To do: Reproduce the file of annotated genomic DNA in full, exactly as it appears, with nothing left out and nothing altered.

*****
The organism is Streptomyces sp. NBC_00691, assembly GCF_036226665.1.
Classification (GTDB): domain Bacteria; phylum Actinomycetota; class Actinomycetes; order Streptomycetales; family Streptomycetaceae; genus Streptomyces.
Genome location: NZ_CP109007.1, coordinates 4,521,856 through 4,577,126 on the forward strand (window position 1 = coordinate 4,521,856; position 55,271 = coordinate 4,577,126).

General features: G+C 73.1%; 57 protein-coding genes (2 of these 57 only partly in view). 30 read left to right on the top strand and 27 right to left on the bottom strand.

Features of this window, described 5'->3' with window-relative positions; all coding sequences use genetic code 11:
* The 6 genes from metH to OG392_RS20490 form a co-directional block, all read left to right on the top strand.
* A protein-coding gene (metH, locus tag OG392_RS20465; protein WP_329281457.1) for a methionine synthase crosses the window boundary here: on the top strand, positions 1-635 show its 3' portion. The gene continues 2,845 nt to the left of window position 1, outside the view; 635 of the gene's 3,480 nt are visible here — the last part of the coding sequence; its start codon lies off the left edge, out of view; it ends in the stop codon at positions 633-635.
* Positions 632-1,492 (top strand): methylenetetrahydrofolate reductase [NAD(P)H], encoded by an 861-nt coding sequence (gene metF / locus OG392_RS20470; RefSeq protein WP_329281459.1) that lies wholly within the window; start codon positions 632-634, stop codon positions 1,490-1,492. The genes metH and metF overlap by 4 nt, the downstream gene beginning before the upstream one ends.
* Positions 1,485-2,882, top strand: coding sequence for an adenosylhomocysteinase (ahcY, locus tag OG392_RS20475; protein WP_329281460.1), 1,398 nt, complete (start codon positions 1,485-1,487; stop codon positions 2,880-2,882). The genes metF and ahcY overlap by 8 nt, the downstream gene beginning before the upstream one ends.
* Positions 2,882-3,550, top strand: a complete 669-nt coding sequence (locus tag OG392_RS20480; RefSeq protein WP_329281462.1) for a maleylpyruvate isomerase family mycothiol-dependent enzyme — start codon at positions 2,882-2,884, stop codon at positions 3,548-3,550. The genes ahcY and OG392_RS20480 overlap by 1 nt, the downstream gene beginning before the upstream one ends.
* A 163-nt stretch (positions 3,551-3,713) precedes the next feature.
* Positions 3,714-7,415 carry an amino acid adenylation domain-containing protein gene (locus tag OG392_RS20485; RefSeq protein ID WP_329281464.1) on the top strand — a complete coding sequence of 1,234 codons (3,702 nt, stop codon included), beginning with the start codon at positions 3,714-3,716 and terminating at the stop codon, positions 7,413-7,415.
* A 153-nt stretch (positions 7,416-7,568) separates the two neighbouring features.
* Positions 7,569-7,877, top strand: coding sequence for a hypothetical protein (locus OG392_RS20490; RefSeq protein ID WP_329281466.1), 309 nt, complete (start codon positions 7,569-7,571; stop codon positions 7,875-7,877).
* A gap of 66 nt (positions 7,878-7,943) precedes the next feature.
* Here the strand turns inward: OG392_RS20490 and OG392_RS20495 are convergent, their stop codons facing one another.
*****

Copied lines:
The organism is Streptomyces sp. NBC_00691, assembly GCF_036226665.1.
Classification (GTDB): domain Bacteria; phylum Actinomycetota; class Actinomycetes; order Streptomycetales; family Streptomycetaceae; genus Streptomyces.
Genome location: NZ_CP109007.1, coordinates 4,521,856 through 4,577,126 on the forward strand (window position 1 = coordinate 4,521,856; position 55,271 = coordinate 4,577,126).

General features: G+C 73.1%; 57 protein-coding genes (2 of these 57 only partly in view). 30 read left to right on the top strand and 27 right to left on the bottom strand.

Features of this window, described 5'->3' with window-relative positions; all coding sequences use genetic code 11:
* The 6 genes from metH to OG392_RS20490 form a co-directional block, all read left to right on the top strand.
* A protein-coding gene (metH, locus tag OG392_RS20465; protein WP_329281457.1) for a methionine synthase crosses the window boundary here: on the top strand, positions 1-635 show its 3' portion. The gene continues 2,845 nt to the left of window position 1, outside the view; 635 of the gene's 3,480 nt are visible here — the last part of the coding sequence; its start codon lies off the left edge, out of view; it ends in the stop codon at positions 633-635.
* Positions 632-1,492 (top strand): methylenetetrahydrofolate reductase [NAD(P)H], encoded by an 861-nt coding sequence (gene metF / locus OG392_RS20470; RefSeq protein WP_329281459.1) that lies wholly within the window; start codon positions 632-634, stop codon positions 1,490-1,492. The genes metH and metF overlap by 4 nt, the downstream gene beginning before the upstream one ends.
* Positions 1,485-2,882, top strand: coding sequence for an adenosylhomocysteinase (ahcY, locus tag OG392_RS20475; protein WP_329281460.1), 1,398 nt, complete (start codon positions 1,485-1,487; stop codon positions 2,880-2,882). The genes metF and ahcY overlap by 8 nt, the downstream gene beginning before the upstream one ends.
* Positions 2,882-3,550, top strand: a complete 669-nt coding sequence (locus tag OG392_RS20480; RefSeq protein WP_329281462.1) for a maleylpyruvate isomerase family mycothiol-dependent enzyme — start codon at positions 2,882-2,884, stop codon at positions 3,548-3,550. The genes ahcY and OG392_RS20480 overlap by 1 nt, the downstream gene beginning before the upstream one ends.
* A 163-nt stretch (positions 3,551-3,713) precedes the next feature.
* Positions 3,714-7,415 carry an amino acid adenylation domain-containing protein gene (locus tag OG392_RS20485; RefSeq protein ID WP_329281464.1) on the top strand — a complete coding sequence of 1,234 codons (3,702 nt, stop codon included), beginning with the start codon at positions 3,714-3,716 and terminating at the stop codon, positions 7,413-7,415.
* A 153-nt stretch (positions 7,416-7,568) separates the two neighbouring features.
* Positions 7,569-7,877, top strand: coding sequence for a hypothetical protein (locus OG392_RS20490; RefSeq protein ID WP_329281466.1), 309 nt, complete (start codon positions 7,569-7,571; stop codon positions 7,875-7,877).
* A gap of 66 nt (positions 7,878-7,943) precedes the next feature.
* Here the strand turns inward: OG392_RS20490 and OG392_RS20495 are convergent, their stop codons facing one another.